Sprinklers are fun, but they lose up to half their water to evaporation and runoff. Occasionally there are good reasons to use a sprinkler: If dry weather hits as tomatoes are in full bloom, a late afternoon sprinkling will increase overnight humidity levels and enhance pollination by making it easier for pollen grains to fuse with waiting ovaries. Sprinklers also are great for providing moisture for seeds planted in broad blocks, such as a cover crop of buckwheat. Watering by hand is more efficient, but doing it right eats up hours of time.
If you’re looking to reduce supplemental water use in your garden, make the best use of the rain that falls on it for free. Of course, you can buy or create a rain barrel to collect rain from your roof (read more about it in Conserve Water by Harvesting Rainwater: How to Make a Rain Barrel), but harvesting rain for garden use can begin in the garden. Use a hoe to create shallow furrows along planted rows to detain rain that would otherwise flow into paths. In similar fashion, you can make raised rims around beds to create a basin effect. Should you get too much rain, one decisive swipe with a hoe or spade will open the earthen floodgates.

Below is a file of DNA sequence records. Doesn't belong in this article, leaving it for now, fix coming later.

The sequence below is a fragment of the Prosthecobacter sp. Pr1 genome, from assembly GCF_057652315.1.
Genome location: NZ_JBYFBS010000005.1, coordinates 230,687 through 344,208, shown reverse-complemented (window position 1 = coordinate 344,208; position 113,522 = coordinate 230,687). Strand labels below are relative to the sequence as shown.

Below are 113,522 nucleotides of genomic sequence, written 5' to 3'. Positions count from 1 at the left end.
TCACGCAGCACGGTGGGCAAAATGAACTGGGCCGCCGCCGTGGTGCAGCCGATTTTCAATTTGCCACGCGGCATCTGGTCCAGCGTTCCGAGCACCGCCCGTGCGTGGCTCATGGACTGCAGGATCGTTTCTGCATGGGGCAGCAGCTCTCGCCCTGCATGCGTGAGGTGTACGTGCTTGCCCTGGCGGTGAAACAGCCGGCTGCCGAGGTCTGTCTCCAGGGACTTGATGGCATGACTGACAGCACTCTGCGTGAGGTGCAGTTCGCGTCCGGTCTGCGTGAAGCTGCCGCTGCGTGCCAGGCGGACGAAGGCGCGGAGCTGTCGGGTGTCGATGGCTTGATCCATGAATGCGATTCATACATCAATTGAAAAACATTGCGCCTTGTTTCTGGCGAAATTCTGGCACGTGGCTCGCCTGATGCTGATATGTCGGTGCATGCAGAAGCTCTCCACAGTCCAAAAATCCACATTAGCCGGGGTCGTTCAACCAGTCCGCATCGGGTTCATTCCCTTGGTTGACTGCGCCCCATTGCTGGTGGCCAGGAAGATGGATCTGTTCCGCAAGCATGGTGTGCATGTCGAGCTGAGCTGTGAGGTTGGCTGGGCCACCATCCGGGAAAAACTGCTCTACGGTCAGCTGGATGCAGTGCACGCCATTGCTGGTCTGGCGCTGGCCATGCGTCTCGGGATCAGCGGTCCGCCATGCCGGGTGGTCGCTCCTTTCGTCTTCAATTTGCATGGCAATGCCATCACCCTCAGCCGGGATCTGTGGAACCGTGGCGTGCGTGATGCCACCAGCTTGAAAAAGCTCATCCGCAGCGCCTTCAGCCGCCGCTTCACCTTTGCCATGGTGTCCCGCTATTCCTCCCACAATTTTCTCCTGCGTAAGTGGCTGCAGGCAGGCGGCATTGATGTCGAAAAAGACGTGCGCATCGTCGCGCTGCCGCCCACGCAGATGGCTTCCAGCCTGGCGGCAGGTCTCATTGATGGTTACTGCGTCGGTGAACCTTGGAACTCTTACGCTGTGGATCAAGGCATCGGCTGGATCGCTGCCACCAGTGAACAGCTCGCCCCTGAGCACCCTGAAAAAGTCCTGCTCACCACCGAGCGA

You also can collect rain in containers stationed near the garden. Last summer when my neighbors downsized their herd of cows, I was the lucky recipient of a 50-gallon stock tank, which partially refills itself with each shower. The sun-warmed water is great for rinsing dirty hands or washing pots, or for dipping out to pour on parched plants. Maintenance is limited to adding mosquito-killing Bt (Bacillus thuringiensis, an organic pesticide) doughnuts to the water. If you’re a serious water conservationist, you might also consider setting up a graywater system, which uses slightly dirty water from showers, tubs and washing machines to irrigate plants. Learn more about them in Pipe Dreams: The Basics of Graywater Systems.